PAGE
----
The subject of their digressive stories is the enigmatic Chappy, the delicate Japanese stowaway rescued by Aki before the war. He’s restored to health and taught to speak Māori by the whanau. Bossy matriarchal Oriwia – drawn to the “unfathomable core, the unknown of him” – marries him; he’s Daniel’s grandfather. But Chappy is on the wrong side of history. The depression-era wayfarers described so lyrically in the novel can no longer drift between countries, leaving behind identities and taking up new families.

Chappy’s pacifist relatives at home are disgraced in militaristic Imperial Japan, and he’s forced to abandon his family name for his own safety. In New Zealand during the war, he’s an enemy alien; he goes on the run to divert attention from his two daughters, afraid they’ll end up, as he does, in the internment camp on Somes Island. Before he’s captured, Chappy works in market gardens south of Auckland, passing for Chinese, until the locals “unmask” him as a “Jap spy”. After internment, he’s shipped off to India as part of a prisoner exchange with the Japanese and finds his way to the ruins of post-war Tokyo.

Like Aki, who moves to Hawaii when he falls in love and only returns to New Zealand to live much later, Chappy hears the siren-call of home; he feels the need to rebuild the place he’s from, to renounce the role of outsider. Aki manages to reunite the increasingly disparate family in Hawaii, but Chappy insists he’ll only move back to live in New Zealand if he can be “a true citizen with a name and work”. Race, nationality, identity: these are issues for the Māori characters in the novel as well, who’ve grown up expecting different laws, different treatment, different work prospects, different treatment in banks – even segregated sections at some picture theatres. So Chappy returns for tangi and weddings, often with dramatic consequences, until it’s possible for him to return and spend his old age building a “peace” garden.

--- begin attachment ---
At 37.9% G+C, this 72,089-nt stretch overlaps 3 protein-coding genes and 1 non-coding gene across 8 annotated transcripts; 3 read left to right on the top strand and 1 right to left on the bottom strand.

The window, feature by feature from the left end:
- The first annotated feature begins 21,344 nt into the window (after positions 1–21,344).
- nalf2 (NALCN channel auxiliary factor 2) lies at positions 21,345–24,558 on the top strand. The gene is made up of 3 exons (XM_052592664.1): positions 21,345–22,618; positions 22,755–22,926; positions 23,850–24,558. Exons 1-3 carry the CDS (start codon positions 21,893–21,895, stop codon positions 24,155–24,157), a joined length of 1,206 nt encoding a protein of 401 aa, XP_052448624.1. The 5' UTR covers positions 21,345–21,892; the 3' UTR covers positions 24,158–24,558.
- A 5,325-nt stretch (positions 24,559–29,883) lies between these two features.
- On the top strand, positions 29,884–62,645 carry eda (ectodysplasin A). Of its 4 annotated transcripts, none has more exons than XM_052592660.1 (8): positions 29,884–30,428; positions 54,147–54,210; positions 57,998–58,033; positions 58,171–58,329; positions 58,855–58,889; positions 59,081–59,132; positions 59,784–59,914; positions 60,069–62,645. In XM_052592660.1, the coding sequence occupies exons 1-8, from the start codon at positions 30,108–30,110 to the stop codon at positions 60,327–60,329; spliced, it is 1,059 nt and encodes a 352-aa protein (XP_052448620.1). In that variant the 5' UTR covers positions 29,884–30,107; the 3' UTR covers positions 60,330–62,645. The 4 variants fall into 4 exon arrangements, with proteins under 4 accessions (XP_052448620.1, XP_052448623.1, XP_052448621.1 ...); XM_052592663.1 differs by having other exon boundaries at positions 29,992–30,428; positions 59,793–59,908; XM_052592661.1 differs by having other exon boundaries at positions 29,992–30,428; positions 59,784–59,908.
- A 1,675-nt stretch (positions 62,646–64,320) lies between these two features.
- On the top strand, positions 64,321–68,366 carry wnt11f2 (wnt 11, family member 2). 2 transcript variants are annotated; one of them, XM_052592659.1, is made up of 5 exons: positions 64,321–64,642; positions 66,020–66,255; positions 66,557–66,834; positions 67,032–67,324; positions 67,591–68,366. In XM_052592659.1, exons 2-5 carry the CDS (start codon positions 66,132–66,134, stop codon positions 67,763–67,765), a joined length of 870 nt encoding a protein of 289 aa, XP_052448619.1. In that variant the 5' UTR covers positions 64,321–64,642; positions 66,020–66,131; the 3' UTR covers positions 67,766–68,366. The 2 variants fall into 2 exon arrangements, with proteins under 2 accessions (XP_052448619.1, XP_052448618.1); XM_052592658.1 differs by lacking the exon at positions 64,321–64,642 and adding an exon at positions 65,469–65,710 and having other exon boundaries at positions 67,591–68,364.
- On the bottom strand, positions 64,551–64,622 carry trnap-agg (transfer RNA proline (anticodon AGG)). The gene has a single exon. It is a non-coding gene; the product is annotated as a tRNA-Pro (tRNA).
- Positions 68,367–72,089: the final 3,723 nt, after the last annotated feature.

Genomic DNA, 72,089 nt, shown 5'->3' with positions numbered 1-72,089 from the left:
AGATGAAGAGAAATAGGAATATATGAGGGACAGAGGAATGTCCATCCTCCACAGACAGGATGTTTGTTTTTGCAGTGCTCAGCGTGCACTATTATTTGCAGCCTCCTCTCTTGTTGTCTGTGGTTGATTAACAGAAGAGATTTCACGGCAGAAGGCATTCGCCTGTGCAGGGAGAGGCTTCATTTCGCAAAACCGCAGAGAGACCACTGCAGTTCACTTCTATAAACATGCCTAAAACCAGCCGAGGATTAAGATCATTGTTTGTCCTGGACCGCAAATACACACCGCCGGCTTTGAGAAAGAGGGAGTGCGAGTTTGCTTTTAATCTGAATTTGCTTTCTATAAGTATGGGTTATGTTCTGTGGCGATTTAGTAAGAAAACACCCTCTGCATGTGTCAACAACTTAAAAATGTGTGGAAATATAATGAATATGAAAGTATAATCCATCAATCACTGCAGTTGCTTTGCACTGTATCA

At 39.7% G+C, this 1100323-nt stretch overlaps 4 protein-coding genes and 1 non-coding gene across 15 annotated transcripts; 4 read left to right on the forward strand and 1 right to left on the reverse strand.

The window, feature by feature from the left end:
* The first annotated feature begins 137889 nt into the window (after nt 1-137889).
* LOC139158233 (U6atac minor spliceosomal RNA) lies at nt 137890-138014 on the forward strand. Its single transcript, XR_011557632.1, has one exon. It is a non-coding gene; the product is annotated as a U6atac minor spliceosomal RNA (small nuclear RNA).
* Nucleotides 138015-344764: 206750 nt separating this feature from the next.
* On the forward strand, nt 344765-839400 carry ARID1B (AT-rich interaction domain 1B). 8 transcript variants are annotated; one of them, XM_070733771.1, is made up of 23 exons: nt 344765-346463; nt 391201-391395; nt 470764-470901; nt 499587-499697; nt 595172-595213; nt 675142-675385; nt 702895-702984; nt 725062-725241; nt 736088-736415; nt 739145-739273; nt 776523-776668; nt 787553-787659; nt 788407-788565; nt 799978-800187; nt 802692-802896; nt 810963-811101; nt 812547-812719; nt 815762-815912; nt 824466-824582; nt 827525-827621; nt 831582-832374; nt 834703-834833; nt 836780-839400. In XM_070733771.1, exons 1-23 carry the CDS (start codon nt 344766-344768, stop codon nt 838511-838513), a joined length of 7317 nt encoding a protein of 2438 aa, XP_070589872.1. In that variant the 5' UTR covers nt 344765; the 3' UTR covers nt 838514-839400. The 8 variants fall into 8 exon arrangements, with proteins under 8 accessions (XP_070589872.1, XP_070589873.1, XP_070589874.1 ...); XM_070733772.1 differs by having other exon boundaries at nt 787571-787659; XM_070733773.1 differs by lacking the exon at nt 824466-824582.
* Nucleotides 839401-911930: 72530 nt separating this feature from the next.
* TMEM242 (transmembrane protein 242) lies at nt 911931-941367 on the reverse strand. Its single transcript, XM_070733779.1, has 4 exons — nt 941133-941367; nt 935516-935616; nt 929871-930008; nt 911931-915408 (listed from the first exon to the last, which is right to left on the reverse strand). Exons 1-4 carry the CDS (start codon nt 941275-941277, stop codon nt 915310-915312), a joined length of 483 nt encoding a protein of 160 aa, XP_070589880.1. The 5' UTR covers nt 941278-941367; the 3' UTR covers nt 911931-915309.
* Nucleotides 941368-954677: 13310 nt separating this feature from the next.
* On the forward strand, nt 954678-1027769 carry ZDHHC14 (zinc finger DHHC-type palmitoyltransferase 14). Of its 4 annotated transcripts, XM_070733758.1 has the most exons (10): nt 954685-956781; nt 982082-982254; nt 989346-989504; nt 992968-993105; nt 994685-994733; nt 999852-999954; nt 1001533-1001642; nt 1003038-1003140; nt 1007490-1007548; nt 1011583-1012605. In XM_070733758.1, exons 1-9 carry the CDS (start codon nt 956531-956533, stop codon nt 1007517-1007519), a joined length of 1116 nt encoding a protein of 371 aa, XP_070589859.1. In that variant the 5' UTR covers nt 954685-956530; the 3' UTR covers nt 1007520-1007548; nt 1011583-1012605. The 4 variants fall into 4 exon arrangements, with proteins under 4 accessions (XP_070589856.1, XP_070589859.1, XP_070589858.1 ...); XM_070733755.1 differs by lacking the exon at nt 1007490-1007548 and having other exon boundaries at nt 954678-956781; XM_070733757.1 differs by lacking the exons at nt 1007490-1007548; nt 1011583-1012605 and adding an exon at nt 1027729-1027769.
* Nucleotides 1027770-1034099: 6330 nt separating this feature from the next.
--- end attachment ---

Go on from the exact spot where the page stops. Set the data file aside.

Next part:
Filtered through the high-attitude narratives of Oriwia and Aki, Chappy is often the least interesting character in the novel, there to be translated, rescued and persuaded. The storytellers themselves, sniping via Daniel and his interview materials, are much more compelling. (There’s not much to Daniel, either: he’s in New Zealand to learn, by listening and through working with his hands, and to contribute by “putting down the stories”.) Daniel decides, eventually, that Chappy’s essential mystery is a good thing – “Not everything in the world has to be understood” – while Oriwia plots a trip for the two of them to Japan, to explore that side of Daniel’s heritage. This is Grace’s quiet, conservative insistence, that Daniel will only be able to form his own identity when he understands where he came from, its people and its language.

Chappy is dedicated to Grace’s late husband, Kerehi Waiariki Grace, and the words of the dedication, like so much of her work, are spare and moving. That this new novel lacks the narrative coherence, drama and intensity of Tu should not deter any reader. Like the eponymous protagonist of Tu, Grace clearly believes that there are always “more stories to tell, more to pass on”. In Chappy, as in Tu, Grace is reclaiming lost pieces of our history and urging us all to keep asking questions, to write down stories, to count the beads.

Paula Morris’s most recent book is the essay On Coming Home (Bridget Williams Books), reviewed on p24. She is the new convenor of the Master of Creative Writing at the University of Auckland.